I caught an interesting post recently from a writer describing what her editors look for and why they hire her. Her list shows how a content marketing process has supplanted the editorial processes of just even a few years ago. Look at a few of the qualities she lists as desirable and beneficial to editors:

• I promote my own articles [in the social channels]
• I respond to readers’ comments
• My work is 50% journalism, 50% social media
• I crowdsource interview questions
• I embed tweets into articles using Storify
• I find industry experts using LinkedIn, Quora, and HARO

Her list is just another indicator that things have changed, but we still see many teams that adhere to the content process they used years ago. And for good reason, it works. But what exactly does it do for you? It unifies teams to allow them to create great content on deadline. But, there is so much more that content teams must achieve now.

Long-form or bite-sized, there is an ideal way to create, govern and deliver your content in this ever-evolving information-sharing economy. And your process must include ways to “listen:” such as, tracking/analytics, looking for patterns, reading and responding to comments, participating in discussions on issues that matter to your audience – not as a facilitator or expert, just as a helper, sharer, listener, etc. Content teams are responsible for many channels now and how they function to address the high demand must evolve. The writer’s list captures that. Take a look at this comparison of an association editorial team and processes then vs. now.



Content topics: developed from the niche’s issues with multi-year relevance Content topics: crowdsourced from listening posts, social, f2f…, with immediate relevance that may or may not endure
Content calendar: planned by editorial leadership up to one year in advance Content calendar: planned by a chief content officer and although some topics may be planned far in advance, many topic ideas are generated closer to publication time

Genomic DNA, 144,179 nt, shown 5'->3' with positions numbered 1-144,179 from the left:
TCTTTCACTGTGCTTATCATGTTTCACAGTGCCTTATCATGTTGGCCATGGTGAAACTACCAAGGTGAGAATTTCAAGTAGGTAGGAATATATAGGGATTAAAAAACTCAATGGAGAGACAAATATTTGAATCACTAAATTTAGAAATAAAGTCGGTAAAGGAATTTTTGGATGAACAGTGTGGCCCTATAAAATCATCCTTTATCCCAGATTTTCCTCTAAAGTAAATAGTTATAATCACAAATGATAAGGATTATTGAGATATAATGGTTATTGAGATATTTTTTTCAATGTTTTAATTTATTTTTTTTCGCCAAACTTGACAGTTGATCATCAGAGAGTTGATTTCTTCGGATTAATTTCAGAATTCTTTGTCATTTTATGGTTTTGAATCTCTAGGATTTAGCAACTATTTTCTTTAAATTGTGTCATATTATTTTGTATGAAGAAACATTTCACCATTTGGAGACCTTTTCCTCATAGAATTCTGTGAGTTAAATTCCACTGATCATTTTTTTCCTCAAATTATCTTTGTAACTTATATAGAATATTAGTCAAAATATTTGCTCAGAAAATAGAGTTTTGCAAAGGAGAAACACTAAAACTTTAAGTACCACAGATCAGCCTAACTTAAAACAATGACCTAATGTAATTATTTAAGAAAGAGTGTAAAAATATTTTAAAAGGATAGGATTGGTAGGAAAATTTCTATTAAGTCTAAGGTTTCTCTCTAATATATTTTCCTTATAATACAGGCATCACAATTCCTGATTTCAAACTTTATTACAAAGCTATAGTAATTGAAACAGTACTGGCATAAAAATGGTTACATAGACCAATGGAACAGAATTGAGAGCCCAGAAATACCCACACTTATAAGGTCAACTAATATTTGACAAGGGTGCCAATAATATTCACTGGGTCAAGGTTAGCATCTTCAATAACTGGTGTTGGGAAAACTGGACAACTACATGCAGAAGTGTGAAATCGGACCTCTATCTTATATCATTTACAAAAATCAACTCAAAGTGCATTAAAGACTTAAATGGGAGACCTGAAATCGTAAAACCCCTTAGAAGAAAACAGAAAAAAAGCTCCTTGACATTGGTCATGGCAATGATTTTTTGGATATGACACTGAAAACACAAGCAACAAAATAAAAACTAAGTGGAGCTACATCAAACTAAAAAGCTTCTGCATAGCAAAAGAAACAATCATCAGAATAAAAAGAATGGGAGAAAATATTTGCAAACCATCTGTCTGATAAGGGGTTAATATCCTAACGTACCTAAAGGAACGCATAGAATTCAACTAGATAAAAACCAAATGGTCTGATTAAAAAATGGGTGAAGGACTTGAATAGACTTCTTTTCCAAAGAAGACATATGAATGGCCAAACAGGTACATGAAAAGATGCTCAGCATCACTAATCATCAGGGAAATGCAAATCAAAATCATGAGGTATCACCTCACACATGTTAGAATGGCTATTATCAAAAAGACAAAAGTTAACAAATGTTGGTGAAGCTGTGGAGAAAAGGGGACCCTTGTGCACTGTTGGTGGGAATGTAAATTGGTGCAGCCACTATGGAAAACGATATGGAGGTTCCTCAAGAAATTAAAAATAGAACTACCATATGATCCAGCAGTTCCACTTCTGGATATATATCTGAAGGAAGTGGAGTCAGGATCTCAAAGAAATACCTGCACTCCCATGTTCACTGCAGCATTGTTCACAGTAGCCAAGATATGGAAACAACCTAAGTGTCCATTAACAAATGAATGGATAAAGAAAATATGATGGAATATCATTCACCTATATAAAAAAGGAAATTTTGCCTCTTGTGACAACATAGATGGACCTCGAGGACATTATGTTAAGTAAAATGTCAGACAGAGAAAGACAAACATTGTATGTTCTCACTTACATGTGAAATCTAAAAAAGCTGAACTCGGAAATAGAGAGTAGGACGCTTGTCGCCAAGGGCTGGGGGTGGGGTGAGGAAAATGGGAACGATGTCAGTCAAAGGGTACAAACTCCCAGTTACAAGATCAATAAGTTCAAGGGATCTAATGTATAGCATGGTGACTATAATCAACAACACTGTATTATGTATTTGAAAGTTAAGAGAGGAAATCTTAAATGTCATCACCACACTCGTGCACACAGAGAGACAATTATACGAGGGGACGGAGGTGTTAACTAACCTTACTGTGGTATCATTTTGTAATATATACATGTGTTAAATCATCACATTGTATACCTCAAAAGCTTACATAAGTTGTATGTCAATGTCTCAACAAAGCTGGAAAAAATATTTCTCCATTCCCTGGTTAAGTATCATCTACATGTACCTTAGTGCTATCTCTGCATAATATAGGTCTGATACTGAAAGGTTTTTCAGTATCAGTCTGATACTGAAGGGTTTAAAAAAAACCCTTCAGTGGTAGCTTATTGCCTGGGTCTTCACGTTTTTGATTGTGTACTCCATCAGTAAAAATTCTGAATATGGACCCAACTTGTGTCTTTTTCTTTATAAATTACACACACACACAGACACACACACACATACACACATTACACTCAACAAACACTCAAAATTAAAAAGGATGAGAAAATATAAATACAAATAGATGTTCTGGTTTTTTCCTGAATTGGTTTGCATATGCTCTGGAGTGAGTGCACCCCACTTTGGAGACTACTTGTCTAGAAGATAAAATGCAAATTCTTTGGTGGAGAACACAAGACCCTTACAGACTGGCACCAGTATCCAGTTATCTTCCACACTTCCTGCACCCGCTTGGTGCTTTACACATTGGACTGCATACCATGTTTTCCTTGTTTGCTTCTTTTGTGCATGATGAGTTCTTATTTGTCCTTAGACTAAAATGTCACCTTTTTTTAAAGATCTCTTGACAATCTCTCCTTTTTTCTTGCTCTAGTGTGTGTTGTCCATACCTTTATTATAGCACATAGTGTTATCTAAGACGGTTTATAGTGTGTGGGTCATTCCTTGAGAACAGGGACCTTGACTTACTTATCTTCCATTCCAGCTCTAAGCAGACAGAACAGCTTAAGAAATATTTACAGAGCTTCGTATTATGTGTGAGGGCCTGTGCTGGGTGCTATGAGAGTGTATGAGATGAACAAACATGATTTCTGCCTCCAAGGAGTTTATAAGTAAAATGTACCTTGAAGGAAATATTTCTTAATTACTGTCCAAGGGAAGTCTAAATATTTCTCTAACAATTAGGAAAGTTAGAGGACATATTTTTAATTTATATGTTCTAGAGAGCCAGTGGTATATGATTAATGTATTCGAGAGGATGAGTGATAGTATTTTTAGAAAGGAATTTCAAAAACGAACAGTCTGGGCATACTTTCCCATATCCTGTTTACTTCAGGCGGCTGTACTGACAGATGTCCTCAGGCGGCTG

Content writing: directed by editorial team using professional writers, some members Content writing: directed by editorial team using mostly member authors, some professional writers, and building more content creation capabilities inhouse
Planned content: typical edit calendar planned one-year out with limited room for agility Planned content: more content is now planned closer to release, heightened demand for agility
Editorial Board has a lot of control over content Editorial Board has a lot of control over editorial team, but less control over the content due to increase in crowdsourced content
Point of View: organization has one voice Point of view: crowdsourced and curated content offers many voices that must be aligned by edit team
Editorial team provides context Editorial team is even more important in providing context to unify the various points of view
Content planned for use in few channels Content planned for myriad channels, in multiple formats and for reuse, both as is and adapted
Content master files stored without styling/coding organized by media name and release date, e.g., MicrosoftWord documents in folders Content masters governed with a content management system. Organization structure can change to facilitate search, e.g., search by keywords or by tags
Writers not involved in promotion of the content Writers cross promote through their own circles of influence.
Team skill set: journalism training/degree Team skill set: any mixture of journalism, social media, automation and content management softwares, blogging
Time was measured in issue frequency, e.g., weekly, monthly. Real-time is measured in response and conversation
Results measured in once-every-5-years readership studies Results measured immediately and frequently through analytics, comments, results, audience participation

What other significant shifts are you observing in how editorial teams are creating, governing or delivering content?